Lively Kernel, a Self Supporting System on a Web Page
12 January, 2008
Stanford EE Computer Systems Colloquium
4:15PM, Wednesday, January 16, 2008
HP Auditorium, Gates Computer Science Building B01
Topic: The Lively Kernel
A Self Supporting System on a Web Page
Speaker: Daniel Ingalls
Sun Laboratories, Menlo Park
About the talk:
The Sun Labs Lively Kernel is a new approach to web programming.
It provides a complete platform for web applications, including dynamic graphics, network access, and development tools, and requires nothing more than available web browsers. We call the system lively for three reasons:
It can change itself and create new content. The Lively Kernel includes a basic graphics editor that allows it to alter and create new graphical content, and also a simple IDE that allows it to alter and create new applications. It comes with a basic library of graphical and computational components, and these, as well as the kernel, can be altered and extended on the fly.
It can save new artifacts, even clone itself, onto new web pages.
The kernel includes WebDav support for browsing and extending remote file systems, and thus has the ability to save its objects and “worlds” (applications) as new active web pages.
The network protocols used are asynchronous HTTP and WebDav.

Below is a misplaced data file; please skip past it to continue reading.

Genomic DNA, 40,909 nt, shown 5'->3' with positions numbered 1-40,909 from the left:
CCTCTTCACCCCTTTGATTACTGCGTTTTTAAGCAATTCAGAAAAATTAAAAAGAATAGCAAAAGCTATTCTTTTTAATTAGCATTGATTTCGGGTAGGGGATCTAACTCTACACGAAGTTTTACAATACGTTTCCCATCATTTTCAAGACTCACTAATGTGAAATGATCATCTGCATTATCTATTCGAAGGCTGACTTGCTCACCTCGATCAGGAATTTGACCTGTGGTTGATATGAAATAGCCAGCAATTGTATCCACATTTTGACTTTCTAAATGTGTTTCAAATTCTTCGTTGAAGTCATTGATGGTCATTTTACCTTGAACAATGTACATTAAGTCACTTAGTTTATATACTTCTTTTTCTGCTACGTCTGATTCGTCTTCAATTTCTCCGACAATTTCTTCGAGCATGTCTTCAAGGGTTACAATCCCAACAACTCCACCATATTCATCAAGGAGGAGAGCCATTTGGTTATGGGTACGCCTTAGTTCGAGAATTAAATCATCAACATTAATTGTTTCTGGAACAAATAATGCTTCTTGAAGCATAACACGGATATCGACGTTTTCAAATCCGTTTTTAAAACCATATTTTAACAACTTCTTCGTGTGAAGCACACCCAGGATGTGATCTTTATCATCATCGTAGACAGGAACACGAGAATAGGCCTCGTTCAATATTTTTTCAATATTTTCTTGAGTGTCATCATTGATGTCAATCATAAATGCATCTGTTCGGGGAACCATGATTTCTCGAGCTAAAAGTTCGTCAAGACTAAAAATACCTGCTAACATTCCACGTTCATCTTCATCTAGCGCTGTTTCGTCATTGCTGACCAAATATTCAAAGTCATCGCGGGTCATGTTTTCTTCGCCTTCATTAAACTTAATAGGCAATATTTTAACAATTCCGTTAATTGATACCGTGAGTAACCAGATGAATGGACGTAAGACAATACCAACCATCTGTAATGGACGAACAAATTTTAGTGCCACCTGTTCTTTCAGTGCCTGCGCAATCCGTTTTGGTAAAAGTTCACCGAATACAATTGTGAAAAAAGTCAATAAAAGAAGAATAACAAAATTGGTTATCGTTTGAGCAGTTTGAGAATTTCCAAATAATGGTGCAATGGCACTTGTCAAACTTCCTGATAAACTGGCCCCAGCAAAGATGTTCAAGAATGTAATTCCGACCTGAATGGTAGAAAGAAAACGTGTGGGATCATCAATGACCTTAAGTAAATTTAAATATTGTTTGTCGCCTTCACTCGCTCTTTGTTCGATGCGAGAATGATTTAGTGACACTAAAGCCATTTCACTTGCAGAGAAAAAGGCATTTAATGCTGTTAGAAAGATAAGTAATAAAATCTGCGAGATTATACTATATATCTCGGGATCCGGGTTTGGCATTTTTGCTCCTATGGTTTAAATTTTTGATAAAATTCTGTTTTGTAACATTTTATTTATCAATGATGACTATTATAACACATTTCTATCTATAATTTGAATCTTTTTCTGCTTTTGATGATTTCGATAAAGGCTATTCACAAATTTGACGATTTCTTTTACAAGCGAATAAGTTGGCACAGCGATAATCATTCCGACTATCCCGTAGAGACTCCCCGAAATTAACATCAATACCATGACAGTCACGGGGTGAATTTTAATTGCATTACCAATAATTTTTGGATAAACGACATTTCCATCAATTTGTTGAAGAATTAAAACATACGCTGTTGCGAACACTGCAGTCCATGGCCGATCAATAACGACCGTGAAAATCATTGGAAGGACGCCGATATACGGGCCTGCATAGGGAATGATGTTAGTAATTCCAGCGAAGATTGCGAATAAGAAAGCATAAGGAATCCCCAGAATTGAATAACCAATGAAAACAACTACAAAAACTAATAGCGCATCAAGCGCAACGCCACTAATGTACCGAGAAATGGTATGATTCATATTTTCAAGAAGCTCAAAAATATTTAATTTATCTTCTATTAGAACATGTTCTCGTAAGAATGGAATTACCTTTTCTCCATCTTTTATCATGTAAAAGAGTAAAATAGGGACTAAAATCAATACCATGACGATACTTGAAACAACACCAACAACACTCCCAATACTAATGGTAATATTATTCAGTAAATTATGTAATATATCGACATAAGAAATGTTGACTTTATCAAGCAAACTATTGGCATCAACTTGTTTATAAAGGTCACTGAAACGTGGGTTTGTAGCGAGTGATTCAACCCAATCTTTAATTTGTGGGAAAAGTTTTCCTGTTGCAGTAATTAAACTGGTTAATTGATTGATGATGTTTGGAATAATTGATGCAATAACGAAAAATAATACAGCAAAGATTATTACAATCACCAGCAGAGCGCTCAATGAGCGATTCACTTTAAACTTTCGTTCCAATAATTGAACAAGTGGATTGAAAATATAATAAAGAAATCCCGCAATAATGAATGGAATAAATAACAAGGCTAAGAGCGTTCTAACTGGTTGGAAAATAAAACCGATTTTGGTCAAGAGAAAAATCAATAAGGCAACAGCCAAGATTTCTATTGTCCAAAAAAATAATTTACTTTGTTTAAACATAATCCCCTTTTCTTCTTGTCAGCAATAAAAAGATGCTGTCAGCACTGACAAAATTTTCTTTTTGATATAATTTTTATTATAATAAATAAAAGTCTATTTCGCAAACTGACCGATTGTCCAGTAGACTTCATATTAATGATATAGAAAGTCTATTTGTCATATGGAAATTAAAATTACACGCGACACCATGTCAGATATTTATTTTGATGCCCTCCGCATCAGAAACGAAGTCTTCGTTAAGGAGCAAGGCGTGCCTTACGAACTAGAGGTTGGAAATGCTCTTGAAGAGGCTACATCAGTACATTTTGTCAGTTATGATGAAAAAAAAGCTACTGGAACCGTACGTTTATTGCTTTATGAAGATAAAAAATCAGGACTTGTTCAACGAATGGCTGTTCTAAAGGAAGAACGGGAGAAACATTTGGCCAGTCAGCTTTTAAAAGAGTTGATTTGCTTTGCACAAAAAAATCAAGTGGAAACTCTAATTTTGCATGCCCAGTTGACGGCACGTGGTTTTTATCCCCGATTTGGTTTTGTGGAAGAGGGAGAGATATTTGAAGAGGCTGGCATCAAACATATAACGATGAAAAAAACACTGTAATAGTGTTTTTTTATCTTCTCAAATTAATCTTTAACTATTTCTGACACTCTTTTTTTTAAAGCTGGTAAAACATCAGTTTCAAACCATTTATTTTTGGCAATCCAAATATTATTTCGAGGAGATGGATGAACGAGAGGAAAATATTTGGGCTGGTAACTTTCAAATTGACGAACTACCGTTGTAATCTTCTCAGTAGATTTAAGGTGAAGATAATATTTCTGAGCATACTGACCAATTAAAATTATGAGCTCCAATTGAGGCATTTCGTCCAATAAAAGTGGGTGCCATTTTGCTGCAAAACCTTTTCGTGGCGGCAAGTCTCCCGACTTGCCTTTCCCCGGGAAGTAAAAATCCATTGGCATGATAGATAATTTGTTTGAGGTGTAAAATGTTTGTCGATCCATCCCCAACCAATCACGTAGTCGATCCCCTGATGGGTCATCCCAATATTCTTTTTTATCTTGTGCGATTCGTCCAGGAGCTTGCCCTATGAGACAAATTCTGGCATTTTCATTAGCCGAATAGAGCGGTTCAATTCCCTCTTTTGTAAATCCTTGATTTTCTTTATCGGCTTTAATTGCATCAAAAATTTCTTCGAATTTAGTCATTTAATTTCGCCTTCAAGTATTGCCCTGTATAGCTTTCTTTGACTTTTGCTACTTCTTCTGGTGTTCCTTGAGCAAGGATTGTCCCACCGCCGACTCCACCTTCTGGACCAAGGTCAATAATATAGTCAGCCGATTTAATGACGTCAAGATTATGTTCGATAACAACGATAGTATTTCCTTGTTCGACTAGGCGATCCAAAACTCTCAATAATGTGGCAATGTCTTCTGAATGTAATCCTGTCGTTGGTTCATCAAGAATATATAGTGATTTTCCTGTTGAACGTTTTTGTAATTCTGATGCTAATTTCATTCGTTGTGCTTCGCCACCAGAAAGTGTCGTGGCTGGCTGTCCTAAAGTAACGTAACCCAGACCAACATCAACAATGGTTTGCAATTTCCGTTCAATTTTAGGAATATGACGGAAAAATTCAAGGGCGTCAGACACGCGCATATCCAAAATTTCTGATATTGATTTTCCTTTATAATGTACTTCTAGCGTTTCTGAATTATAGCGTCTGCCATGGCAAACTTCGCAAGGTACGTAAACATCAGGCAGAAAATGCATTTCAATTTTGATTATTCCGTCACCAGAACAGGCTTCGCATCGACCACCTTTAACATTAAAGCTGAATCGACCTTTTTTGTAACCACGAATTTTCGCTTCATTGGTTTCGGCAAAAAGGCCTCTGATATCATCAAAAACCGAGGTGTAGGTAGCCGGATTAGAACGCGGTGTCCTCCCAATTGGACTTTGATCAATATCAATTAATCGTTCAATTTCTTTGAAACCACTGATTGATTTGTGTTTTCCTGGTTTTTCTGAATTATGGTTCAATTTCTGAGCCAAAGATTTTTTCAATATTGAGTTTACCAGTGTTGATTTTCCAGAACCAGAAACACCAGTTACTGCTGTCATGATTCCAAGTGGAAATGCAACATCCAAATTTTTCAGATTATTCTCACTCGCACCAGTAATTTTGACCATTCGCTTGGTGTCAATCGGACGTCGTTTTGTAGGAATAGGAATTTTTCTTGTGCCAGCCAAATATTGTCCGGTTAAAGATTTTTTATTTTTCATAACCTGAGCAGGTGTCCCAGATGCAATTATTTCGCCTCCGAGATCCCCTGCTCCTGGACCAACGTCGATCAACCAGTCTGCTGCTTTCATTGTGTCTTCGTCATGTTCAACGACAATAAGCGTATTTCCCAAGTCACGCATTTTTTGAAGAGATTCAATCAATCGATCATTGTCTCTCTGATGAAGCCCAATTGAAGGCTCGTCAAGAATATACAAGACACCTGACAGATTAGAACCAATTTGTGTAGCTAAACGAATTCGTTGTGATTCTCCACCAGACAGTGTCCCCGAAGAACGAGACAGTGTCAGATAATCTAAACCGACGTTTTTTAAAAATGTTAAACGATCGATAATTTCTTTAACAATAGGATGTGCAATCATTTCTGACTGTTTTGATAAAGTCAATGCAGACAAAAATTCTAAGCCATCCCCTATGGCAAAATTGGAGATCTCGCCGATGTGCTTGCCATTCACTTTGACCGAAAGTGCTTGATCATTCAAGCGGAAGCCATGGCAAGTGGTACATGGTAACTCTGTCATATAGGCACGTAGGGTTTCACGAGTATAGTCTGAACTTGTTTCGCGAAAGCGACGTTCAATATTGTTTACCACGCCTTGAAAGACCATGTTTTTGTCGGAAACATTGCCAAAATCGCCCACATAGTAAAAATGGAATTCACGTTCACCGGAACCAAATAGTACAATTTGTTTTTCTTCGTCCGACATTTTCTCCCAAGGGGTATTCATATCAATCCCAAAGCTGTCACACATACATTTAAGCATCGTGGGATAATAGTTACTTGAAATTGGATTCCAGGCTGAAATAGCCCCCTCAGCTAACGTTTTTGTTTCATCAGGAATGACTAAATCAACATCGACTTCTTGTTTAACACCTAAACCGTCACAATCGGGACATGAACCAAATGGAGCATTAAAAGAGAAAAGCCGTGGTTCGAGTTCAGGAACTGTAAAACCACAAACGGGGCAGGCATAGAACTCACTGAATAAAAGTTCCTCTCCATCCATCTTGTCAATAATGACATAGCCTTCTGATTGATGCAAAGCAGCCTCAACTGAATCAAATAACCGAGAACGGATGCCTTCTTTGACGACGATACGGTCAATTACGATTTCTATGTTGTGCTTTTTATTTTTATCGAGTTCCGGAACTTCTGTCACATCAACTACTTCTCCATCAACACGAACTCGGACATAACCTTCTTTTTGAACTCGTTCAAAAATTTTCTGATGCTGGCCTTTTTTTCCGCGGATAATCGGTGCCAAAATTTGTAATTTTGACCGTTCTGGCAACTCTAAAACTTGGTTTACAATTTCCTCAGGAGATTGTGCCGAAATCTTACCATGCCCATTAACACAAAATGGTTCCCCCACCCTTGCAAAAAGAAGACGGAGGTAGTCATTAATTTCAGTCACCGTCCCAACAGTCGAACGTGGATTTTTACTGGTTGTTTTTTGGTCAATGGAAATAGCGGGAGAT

The Lively Kernel is being made available as Open Source software under a GPL license. While it is not ready for use as a product, we expect significant participation from adventurous developers and academia.
About the speaker:
Dan Ingalls is the principal architect of five generations of Smalltalk environments, culminating in the release of Squeak, an open-source Smalltalk system written in itself. He designed the byte-coded virtual machine that made Smalltalk practical in 1976.
He invented BitBlt, the general-purpose graphical operation that underlies most bitmap graphics systems today, and also pop-up menus. He has received the ACM Grace Hopper Award for Outstanding Young Scientist, and the ACM Software Systems Award.
Dan is currently at Sun Microsystems where he is working on the Lively Kernel, a self-supporting computing kernel that lives on a web page and requires no installation.
Dan Received his B.A. in Physics from Harvard University, and his M.S. in Electrical Engineering from Stanford University.
ABOUT THE COLLOQUIUM:
See the Colloquium website, http://ee380.stanford.edu, for scheduled speakers, FAQ, and additional information. Stanford and SCPD students can enroll in EE380 for one unit of credit. Anyone is welcome to attend; talks are webcast live and archived for on-demand viewing over the web.